Drinking an excessive amount of alcohol can make you feel discombobulated, which can contribute to a heightened sense of anxiety.
How Does Alcohol Affect Anxiety Medications?
Anti-anxiety agents are not normally anyone’s first choice when looking for a drug to abuse, but many people with anxiety use alcohol to enhance the euphoric or relaxing effects that accompany their medications. Alcohol can interact dangerously with both anxiety and antidepressant medications, and so treating either condition can, therefore, be difficult if you’re drinking any amount of alcohol, let alone an excessive amount. Codependence is also a serious issue.
A treatment plan for people with anxiety may include one or more of the following drug classes:
Although benzodiazepines are effective for acute symptom relief in people with anxiety, they are typically not used as a monotherapy because they aren’t effective in treating any of the underlying causes of anxiety. The purpose of benzodiazepines is primarily to provide rapid relief for intermittent or episodic anxiety attacks.
Commonly used benzodiazepines include alprazolam (Xanax), lorazepam (Ativan), and clonazepam (Klonopin). Consuming alcohol when taking benzodiazepines can be very dangerous because of the addiction potential and the chances for fatal overdose.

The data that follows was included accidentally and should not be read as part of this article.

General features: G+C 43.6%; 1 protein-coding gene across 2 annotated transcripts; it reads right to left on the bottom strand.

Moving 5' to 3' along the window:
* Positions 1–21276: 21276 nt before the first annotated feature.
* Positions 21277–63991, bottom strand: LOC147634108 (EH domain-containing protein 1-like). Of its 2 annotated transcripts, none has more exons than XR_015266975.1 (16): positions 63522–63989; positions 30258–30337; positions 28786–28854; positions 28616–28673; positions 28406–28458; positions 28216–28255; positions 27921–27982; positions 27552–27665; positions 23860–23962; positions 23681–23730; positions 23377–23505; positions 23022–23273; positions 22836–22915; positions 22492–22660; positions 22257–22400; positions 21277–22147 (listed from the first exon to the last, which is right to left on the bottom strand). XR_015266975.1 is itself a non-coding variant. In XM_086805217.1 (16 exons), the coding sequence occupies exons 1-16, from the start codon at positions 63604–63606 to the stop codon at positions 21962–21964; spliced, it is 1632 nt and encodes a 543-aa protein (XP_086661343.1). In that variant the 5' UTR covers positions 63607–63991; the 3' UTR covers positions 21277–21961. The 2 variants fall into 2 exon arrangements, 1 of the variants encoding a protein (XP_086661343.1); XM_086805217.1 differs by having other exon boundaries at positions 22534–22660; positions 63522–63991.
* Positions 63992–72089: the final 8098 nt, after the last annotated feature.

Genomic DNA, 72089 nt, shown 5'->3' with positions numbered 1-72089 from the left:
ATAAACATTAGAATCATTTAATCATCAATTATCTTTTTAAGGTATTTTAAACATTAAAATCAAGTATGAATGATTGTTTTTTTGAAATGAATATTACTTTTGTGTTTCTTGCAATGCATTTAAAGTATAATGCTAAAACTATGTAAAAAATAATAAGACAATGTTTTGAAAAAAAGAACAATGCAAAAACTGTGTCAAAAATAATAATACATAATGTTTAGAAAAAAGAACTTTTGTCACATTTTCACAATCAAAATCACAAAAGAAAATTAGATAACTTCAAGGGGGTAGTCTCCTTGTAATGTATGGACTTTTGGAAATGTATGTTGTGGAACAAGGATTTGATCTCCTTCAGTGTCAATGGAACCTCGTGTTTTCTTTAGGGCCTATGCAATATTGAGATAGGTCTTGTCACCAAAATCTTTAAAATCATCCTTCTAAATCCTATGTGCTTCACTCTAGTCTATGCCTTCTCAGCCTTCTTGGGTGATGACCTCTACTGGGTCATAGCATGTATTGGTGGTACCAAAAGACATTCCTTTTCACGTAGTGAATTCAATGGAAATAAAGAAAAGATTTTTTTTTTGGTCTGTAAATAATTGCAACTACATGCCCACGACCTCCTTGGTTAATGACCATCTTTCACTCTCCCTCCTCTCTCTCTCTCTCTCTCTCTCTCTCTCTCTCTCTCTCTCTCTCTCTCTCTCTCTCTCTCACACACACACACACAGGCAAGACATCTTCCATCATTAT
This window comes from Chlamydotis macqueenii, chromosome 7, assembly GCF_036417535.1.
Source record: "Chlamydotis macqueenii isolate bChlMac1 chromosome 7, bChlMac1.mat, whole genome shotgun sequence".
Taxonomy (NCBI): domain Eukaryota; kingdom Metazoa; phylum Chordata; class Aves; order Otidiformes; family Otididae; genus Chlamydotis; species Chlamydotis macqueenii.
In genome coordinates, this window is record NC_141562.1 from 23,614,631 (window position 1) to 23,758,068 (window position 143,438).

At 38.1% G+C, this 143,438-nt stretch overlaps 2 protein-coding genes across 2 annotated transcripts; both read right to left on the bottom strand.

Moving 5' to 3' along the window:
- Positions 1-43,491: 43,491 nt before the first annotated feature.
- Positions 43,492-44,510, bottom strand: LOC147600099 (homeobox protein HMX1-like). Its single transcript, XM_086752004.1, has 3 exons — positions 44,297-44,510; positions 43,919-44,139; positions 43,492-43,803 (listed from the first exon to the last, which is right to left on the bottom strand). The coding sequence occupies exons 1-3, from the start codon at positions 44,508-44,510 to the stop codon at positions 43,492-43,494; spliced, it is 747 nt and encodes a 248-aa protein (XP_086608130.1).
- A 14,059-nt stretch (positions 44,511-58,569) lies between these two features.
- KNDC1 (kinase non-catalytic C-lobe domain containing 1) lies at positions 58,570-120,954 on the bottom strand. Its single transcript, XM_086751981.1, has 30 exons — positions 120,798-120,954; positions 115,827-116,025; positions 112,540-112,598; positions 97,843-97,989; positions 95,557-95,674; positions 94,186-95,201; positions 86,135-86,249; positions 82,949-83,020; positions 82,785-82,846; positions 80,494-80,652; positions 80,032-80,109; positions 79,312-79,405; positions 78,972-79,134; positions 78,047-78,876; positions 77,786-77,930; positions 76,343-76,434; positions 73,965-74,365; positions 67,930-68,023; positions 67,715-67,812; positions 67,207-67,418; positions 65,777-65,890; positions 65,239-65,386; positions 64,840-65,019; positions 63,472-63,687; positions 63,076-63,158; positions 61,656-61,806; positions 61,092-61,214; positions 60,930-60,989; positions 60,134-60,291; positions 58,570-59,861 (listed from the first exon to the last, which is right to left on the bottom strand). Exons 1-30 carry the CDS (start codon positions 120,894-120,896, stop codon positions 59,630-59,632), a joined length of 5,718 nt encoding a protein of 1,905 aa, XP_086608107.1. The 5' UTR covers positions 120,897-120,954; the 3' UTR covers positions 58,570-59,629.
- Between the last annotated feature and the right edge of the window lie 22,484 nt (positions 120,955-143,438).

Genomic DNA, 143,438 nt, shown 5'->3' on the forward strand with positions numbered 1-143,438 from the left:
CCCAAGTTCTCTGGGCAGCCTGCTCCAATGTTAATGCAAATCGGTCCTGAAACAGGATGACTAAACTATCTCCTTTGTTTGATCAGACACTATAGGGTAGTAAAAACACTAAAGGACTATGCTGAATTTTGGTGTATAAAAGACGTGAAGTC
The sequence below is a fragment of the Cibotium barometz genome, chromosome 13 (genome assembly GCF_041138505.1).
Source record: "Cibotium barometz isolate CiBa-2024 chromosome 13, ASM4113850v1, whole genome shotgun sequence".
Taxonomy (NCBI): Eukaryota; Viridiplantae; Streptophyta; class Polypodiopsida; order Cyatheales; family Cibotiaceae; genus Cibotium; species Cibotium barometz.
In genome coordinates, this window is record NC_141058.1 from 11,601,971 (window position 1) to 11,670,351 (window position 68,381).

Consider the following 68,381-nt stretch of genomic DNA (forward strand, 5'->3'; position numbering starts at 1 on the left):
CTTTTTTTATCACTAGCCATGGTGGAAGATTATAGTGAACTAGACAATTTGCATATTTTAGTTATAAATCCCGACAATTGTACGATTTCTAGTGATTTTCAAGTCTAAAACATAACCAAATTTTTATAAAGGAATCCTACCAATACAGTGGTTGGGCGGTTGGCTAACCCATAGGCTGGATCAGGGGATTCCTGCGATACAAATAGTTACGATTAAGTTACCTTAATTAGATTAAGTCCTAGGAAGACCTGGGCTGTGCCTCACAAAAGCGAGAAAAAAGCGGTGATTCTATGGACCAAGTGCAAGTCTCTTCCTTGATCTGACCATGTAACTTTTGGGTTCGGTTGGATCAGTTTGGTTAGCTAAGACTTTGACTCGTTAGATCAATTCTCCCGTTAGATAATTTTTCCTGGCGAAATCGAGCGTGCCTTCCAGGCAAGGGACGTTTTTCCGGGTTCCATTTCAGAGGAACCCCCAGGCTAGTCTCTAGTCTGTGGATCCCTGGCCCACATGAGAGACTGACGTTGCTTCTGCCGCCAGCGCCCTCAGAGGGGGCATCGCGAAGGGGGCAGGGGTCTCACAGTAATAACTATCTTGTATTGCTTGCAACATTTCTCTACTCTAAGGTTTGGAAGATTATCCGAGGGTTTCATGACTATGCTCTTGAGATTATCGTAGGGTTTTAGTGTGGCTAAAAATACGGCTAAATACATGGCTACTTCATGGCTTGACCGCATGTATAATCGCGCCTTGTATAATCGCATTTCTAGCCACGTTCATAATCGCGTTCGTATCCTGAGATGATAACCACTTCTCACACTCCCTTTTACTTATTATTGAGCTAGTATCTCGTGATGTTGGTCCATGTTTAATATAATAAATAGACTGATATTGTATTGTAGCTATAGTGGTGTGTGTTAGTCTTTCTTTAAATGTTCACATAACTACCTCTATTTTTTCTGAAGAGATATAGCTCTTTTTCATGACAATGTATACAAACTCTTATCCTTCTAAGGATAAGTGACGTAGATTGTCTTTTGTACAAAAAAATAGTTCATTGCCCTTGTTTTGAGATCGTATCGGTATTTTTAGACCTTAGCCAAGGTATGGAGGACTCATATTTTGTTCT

Selective Serotonin Reuptake Inhibitors (SSRIs)
SSRIs are used to treat the underlying cause of anxiety, though greater symptoms may be seen within the first few weeks of use. You should avoid drinking alcohol regularly while taking SSRIs, as the combination may leave you feeling drowsier than usual. The most commonly prescribed SSRIs used to treat anxiety include fluoxetine (Prozac), sertraline (Zoloft), Celexa, paroxetine (Paxil) and escitalopram (Lexapro).
Examples of tricyclic antidepressants indicated to treat anxiety include maprotiline (Ludiomil), doxepin (Silenor), and clomipramine (Anafranil). Alcohol may increase the sedative effects of these drugs.
Monoamine Oxidase Inhibitors (MAOIs)